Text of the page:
//Variables resistors ohms in voltage divider. I will change these numbers to the actual tested resistance later
 int R1 = 10000; 
 int R2 = 2200;
 
 Vout = analogRead(sensorPin2); // Read in the analog sensor pin value
 Realvolts = Vout * ( R1 + R2 ) / R2 * correctionNum;  // Calculate battery the voltage from the sensor value
 Vin = Vout * correctionNum; //Calculate the volatege in from the splitter - Troubleshooting

 // Print to the Nextion display

 String printVolts = "volts.txt=\""+String(Realvolts)+"\""; // Shows the calcuated volts
 String printSensorA2 = "sensorA2.txt=\""+String(Vout)+"\""; // Prints the raw value from the sensor pin A2 - Troubleshooting
 String printVin = "Vin.txt=\""+String(Vin)+"\""; // Prints the calculated voltage in from the splitter circuit - Troubleshooting
 
 Serial.print(printVolts);

 Serial.write(0xff);
 Serial.write(0xff);
 Serial.write(0xff);

 Serial.print(printSensorA2);// Troubleshooting

 Serial.write(0xff);
 Serial.write(0xff);
 Serial.write(0xff);

 Serial.print(printVin) // Troubleshooting

 Serial.write(0xff);
 Serial.write(0xff);
 Serial.write(0xff);

 delay(200);

}

Vin = 12.72
R1 = 10000
R2 = 2200
Vo = Vin*(R2/(R1 + R2))

Voltage_Divider
Vin =
12.7200
R1 =
10000
R2 =
2200
Vo =
2.2938

It is obvious from anyone reading your post that :

A. They are probably NOT 1% resistors (since you would have mentioned that)

B. If R1 really is 10000, then R2 = 2195.5 ohms

It uses a voltage splitter to reduce the voltage in to the Arduino to 2.52V at 14V

Vin = 14
Vo = 2.52
R1 = 10000
Vo = Vin* R2/(R1 + R2)
2.52 = 14* R2/(10000 + R2)
2.52*(10000 + R2)/14 = R2
R2 = (2.52/14)(10000 + R2)
R2 = 0.1800(10000 + R2)
R2 = 1800 + 0.1800
R2
R2-0.1800R2 = 1800
R2
(1-0.1800) = 1800
0.8200*R2 = 1800
R2 = 1800/0.8200
R2 = 2195.5

//Variables resistors ohms in voltage divider

HINT: NEVER use variable resistors for a voltage divider, (especially cheap ones like those) !
(they will NEVER be consistent !)
As soon as the temperature changes the voltage will change.

Take the time to find some proper resistors and do the math.

Just use common/cheap 1% metalfilm (not carbon) 1/4watt resistors.
Absolute value and tolerance of the resistors in a voltage divider is irrelevant. Only stability is important.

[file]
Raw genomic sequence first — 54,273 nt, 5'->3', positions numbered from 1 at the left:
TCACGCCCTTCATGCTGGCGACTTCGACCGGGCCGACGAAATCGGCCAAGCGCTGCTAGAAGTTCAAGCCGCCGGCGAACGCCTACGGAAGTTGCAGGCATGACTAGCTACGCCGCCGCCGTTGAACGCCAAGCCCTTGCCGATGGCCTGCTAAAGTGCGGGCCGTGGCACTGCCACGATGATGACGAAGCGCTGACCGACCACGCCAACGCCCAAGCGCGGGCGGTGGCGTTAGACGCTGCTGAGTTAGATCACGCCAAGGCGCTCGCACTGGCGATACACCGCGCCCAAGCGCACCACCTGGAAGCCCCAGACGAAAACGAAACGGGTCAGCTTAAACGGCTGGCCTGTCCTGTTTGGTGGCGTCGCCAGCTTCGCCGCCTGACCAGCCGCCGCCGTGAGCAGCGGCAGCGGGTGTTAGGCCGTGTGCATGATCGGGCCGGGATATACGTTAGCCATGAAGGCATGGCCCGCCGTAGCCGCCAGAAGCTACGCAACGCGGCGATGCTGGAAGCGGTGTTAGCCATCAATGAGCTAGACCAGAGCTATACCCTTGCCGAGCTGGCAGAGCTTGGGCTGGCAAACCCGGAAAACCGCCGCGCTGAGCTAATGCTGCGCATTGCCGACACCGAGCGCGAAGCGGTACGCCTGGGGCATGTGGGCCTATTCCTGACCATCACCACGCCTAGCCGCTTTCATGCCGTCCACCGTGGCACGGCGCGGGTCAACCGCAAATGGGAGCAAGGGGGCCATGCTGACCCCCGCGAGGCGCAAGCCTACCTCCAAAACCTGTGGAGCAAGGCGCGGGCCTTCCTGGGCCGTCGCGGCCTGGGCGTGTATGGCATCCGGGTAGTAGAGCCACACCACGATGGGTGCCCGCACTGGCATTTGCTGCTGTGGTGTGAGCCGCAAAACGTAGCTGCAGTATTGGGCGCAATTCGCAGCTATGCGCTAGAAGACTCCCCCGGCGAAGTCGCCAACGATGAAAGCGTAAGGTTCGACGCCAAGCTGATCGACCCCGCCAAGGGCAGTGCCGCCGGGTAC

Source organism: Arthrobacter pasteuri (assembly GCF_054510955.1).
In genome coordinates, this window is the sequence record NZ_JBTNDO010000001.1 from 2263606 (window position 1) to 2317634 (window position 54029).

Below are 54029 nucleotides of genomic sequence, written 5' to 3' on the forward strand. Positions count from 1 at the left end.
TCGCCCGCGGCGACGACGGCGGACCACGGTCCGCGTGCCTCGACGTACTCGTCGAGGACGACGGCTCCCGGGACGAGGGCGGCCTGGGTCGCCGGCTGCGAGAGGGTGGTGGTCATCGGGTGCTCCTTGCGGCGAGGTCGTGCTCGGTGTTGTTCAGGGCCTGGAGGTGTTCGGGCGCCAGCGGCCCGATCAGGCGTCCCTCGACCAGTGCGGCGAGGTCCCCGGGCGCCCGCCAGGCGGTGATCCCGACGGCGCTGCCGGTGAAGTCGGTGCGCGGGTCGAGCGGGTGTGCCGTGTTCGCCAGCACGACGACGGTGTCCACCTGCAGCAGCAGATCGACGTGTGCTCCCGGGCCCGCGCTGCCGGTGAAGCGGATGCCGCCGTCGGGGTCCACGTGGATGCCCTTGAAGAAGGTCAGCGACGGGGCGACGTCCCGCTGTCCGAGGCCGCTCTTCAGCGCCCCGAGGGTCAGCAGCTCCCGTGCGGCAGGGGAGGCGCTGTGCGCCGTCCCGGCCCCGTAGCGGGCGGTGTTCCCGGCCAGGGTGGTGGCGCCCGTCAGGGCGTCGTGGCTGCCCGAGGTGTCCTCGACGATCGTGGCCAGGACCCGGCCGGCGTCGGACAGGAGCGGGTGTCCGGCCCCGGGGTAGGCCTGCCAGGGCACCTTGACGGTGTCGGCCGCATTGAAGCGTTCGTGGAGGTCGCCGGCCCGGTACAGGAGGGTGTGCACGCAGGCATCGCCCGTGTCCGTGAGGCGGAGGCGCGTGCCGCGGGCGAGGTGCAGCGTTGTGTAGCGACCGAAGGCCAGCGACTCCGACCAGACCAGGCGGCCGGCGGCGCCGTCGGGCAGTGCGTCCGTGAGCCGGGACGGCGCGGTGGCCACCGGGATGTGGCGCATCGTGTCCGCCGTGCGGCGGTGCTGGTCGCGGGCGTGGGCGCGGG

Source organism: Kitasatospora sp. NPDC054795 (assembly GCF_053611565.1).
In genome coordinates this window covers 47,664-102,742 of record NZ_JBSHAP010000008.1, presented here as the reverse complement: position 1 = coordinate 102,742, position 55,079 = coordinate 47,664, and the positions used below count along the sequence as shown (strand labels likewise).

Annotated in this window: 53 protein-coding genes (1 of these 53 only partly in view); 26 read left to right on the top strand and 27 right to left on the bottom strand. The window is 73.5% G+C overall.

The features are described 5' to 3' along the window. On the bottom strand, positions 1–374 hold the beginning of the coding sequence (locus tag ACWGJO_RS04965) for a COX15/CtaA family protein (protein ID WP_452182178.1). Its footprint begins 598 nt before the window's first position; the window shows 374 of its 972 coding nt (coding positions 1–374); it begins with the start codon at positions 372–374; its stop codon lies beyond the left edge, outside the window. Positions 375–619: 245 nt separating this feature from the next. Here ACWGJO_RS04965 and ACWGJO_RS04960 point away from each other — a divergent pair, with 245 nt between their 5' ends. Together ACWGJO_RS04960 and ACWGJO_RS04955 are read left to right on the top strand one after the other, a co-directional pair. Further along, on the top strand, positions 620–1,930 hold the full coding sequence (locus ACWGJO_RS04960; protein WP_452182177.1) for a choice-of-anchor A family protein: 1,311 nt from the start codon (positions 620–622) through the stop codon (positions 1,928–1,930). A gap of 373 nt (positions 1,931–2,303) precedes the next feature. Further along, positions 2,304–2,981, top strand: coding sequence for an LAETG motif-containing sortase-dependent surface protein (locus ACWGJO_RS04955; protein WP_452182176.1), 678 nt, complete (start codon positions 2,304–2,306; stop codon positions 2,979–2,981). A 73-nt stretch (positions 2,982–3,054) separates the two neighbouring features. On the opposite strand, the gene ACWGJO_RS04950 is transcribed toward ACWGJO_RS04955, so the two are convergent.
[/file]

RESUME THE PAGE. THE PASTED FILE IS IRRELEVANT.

No need to measure the resistors, and no need (silly) to use expensive 0.1% resistors.
The several variables that lead to voltage can (must) be calibrated out in the end with code (to 0.1%) against a good DMM.

Don't expect two digits precision if you drop the battery voltage to 50% of the Aref voltage (using half of the A/D). You only have 1024 values to work with. Use them wisely.
Leo..

Thanks for all the help! I have a decent voltmeter working now! Next it's oil pressure, oil temperature, fuel gauge and RPM.

Here is the code that I ended up using.

/*
This is a program used to read in the battery voltage in an old VW and display that on
a Nextion display
It uses a voltage splitter to reduce the voltage in to ~2.52V at 14V 2200 & 10000 om resistors
This uses mapping so the voltage is displayed as an integer

Credit to InterlinkKnight for posting the sketch that I based this on.

8/20/2019
*/

int sensorPin2 = A2;  // Vout from voltage splitter circuit
int sensorValue2;  // Variable to store the value sensor reading

// Varibles for the high and low end of the gauge range
int lowEndvolts = 0; // Low
int highEndvolts = 20; // High

//Variables for sensor pin range A2 from testing
int sensorLowValue = 0; // at 0v
int sensorHighValue = 780; // high end at 20V - then tweaked to get accurate reading

// Calibration for smoothing volts:
const int numReadings = 20;     // number of samples for smoothing. The higher, the more smoothing, but slower to react. Default: 20